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MIT Practical Experience Program Learning a New Dimension to Applying Clean Energy Technologies

Program Powerful and Transformative, Say Student Participants from Masdar Institute


Abu Dhabi-UAE: 25 July, 2012
– Subjects such as energy conservation, sustainability or renewable sources of energy are nothing new to the students of Masdar Institute of Science and Technology. But the Practical Experience program at Massachusetts Institute of Technology (MIT), in Boston, offered the students from Abu Dhabi a totally new dimension to applying their knowledge in clean energy technologies.

Take for example the Geographic Information Systems (GIS) – a new tool for energy mapping project that integrates hardware, software, and data for capturing, managing, analyzing, and displaying all forms of geographically referenced information. The students from Masdar Institute had an opportunity to work with GIS which allows users to view, understand, question, interpret, and visualize data in many ways that reveal relationships, patterns, and trends in the form of maps, globes, reports, and charts.

Solving energy crisis was one of the activities that students including Ameirah Al Dhamani worked with her team. The aim was to build a roof for a small-scale house to minimize heat transfer from inside the house to the outdoor environment in cold places. And, they used the GIS tool to display data in an easy and understandable way.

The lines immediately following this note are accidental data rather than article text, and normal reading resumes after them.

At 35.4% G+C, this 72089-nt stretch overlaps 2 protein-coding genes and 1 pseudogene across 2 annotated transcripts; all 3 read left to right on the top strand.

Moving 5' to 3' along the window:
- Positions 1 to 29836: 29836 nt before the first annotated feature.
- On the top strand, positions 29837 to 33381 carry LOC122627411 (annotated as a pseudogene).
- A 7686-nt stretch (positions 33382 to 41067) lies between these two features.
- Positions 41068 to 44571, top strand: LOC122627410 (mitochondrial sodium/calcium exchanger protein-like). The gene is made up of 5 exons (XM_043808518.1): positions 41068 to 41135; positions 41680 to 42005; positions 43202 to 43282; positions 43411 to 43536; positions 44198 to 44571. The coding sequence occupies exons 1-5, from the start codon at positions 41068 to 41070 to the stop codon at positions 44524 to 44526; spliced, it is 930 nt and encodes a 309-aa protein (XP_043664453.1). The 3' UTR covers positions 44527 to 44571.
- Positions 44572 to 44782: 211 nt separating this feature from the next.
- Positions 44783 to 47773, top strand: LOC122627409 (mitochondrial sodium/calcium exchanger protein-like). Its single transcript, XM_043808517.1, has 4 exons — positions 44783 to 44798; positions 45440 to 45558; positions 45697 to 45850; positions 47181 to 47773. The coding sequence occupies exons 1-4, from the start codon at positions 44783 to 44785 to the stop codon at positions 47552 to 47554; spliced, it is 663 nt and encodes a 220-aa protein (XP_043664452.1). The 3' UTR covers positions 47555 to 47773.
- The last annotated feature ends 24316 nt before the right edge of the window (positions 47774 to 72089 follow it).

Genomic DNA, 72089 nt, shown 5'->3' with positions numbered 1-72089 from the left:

Sara Al Muhairi, Director, Human Resources, Masdar Institute, said: “Such was the depth of the program that the students could gain access to cutting-edge tools and novel concepts at MIT. The program has opened new sources of learning for the students who enthusiastically participated in indoor theory lessons and outdoor experiences. It was a perfect opportunity for the students to contribute to the knowledge drive as directed by the country’s leadership and we are confident the experience will effectively help them to enhance their capabilities for innovation.”

Relevant to her thesis defense on ‘Social entrepreneurship in energy poverty’, Ameirah Al Dhamani benefited from lectures on Energy Innovation and Entrepreneurship, Energy Research in Developing countries, and Women in Energy’ that strengthened her knowledge on the role of social entrepreneurship in the developing countries, and broadened her perspectives on energy innovation.

The Practical Experience at MIT program has positively impacted Al Dhamani and her perspectives. She says: “The program was well-structured and has enriched me with real-life exposure. Every learning moment during the program was so productive. All faculties at MIT were enthusiastic in creating a positive and innovative atmosphere through the interactive discussion and teamwork.”